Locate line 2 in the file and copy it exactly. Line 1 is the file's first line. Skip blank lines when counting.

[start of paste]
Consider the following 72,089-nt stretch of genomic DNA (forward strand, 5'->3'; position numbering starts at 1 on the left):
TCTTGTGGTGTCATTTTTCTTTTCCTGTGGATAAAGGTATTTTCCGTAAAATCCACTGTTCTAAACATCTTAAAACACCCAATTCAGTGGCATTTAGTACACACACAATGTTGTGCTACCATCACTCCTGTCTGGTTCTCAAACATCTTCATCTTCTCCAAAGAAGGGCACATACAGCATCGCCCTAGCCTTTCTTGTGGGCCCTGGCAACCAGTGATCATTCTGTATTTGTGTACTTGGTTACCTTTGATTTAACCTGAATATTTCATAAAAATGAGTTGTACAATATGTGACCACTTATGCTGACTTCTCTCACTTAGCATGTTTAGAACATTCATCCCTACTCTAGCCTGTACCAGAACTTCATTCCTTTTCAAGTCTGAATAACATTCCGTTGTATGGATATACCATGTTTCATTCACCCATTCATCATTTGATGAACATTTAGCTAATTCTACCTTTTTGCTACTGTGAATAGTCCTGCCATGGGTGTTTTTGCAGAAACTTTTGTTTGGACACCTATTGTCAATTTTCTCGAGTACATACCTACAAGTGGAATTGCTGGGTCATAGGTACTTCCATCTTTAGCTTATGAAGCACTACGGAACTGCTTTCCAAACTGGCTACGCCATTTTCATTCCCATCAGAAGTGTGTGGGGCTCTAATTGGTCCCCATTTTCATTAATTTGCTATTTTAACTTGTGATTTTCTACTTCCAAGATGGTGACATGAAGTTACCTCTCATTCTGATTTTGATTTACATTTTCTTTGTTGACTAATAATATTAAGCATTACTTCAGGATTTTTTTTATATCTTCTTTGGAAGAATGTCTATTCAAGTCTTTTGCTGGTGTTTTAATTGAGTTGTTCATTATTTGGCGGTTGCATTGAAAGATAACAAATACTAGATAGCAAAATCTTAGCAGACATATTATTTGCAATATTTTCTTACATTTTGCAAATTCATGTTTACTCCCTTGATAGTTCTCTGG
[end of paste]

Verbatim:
TCTTGTGGTGTCATTTTTCTTTTCCTGTGGATAAAGGTATTTTCCGTAAAATCCACTGTTCTAAACATCTTAAAACACCCAATTCAGTGGCATTTAGTACACACACAATGTTGTGCTACCATCACTCCTGTCTGGTTCTCAAACATCTTCATCTTCTCCAAAGAAGGGCACATACAGCATCGCCCTAGCCTTTCTTGTGGGCCCTGGCAACCAGTGATCATTCTGTATTTGTGTACTTGGTTACCTTTGATTTAACCTGAATATTTCATAAAAATGAGTTGTACAATATGTGACCACTTATGCTGACTTCTCTCACTTAGCATGTTTAGAACATTCATCCCTACTCTAGCCTGTACCAGAACTTCATTCCTTTTCAAGTCTGAATAACATTCCGTTGTATGGATATACCATGTTTCATTCACCCATTCATCATTTGATGAACATTTAGCTAATTCTACCTTTTTGCTACTGTGAATAGTCCTGCCATGGGTGTTTTTGCAGAAACTTTTGTTTGGACACCTATTGTCAATTTTCTCGAGTACATACCTACAAGTGGAATTGCTGGGTCATAGGTACTTCCATCTTTAGCTTATGAAGCACTACGGAACTGCTTTCCAAACTGGCTACGCCATTTTCATTCCCATCAGAAGTGTGTGGGGCTCTAATTGGTCCCCATTTTCATTAATTTGCTATTTTAACTTGTGATTTTCTACTTCCAAGATGGTGACATGAAGTTACCTCTCATTCTGATTTTGATTTACATTTTCTTTGTTGACTAATAATATTAAGCATTACTTCAGGATTTTTTTTATATCTTCTTTGGAAGAATGTCTATTCAAGTCTTTTGCTGGTGTTTTAATTGAGTTGTTCATTATTTGGCGGTTGCATTGAAAGATAACAAATACTAGATAGCAAAATCTTAGCAGACATATTATTTGCAATATTTTCTTACATTTTGCAAATTCATGTTTACTCCCTTGATAGTTCTCTGG